hw1 - 4. A rigid bar is pinned at its left end and...

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Homework 1 1. Problem 1.2 in the textbook. Note that since the hoop is smooth, there is no friction force. The problem statement suggests summing forces in the transverse (or tangential, or circumferential) direction, because this direction is perpendicular to the unknown normal force. You must take into account the horizontal centripetal acceleration due to the hoop’s rotation about the vertical axis. 2. Problem 1.5 in the textbook. We started this problem as an example problem in the lecture. 3. Problem 1.7 in the textbook. Think of how you can sum forces or moments on the bar in such a way that the unknown forces from the circular surface do not contribute. When you find these unknown forces, they should be in terms of , , and , which would be found by solving the (ordinary differential) equation of motion that you derived.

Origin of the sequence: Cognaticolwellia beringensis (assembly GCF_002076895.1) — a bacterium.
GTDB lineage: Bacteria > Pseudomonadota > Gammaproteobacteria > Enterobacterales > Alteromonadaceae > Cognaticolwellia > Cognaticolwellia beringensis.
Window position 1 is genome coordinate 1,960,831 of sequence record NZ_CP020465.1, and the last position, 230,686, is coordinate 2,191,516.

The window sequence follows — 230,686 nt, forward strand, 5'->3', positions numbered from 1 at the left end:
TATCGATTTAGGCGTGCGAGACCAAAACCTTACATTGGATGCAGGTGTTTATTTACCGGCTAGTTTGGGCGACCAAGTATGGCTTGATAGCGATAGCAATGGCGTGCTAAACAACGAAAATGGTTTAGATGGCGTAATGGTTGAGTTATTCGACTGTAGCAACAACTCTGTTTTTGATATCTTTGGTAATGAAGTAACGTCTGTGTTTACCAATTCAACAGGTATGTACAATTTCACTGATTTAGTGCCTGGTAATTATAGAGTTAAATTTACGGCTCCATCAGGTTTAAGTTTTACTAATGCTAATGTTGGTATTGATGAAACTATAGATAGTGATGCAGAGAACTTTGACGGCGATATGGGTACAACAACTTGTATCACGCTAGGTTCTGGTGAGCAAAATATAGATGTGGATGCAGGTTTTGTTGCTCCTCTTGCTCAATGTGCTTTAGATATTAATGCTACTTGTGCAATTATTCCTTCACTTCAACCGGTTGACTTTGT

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Unformatted text preview: 4. A rigid bar is pinned at its left end and supported by two springs as shown. Find the equivalent spring constant that relates the force F to the vertical displacement at the right end of the bar. 5. Verify the expression in Table 1.2 for the equivalent spring constant for a uniform pinned-pinned beam with a force at midspan. Derive the beam deflection from the ordinary differential equation , where is the bending moment in the beam resulting from the concentrated midspan load. 6. Problem 1.29 in the textbook, but let the beam be pinned at both ends, rather than fixed. Are the beam and spring in parallel or in series? 7. Problem 1.30 in the textbook....
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This note was uploaded on 09/01/2010 for the course EE 331 taught by Professor Preston during the Spring '06 term at University of Texas at Austin.

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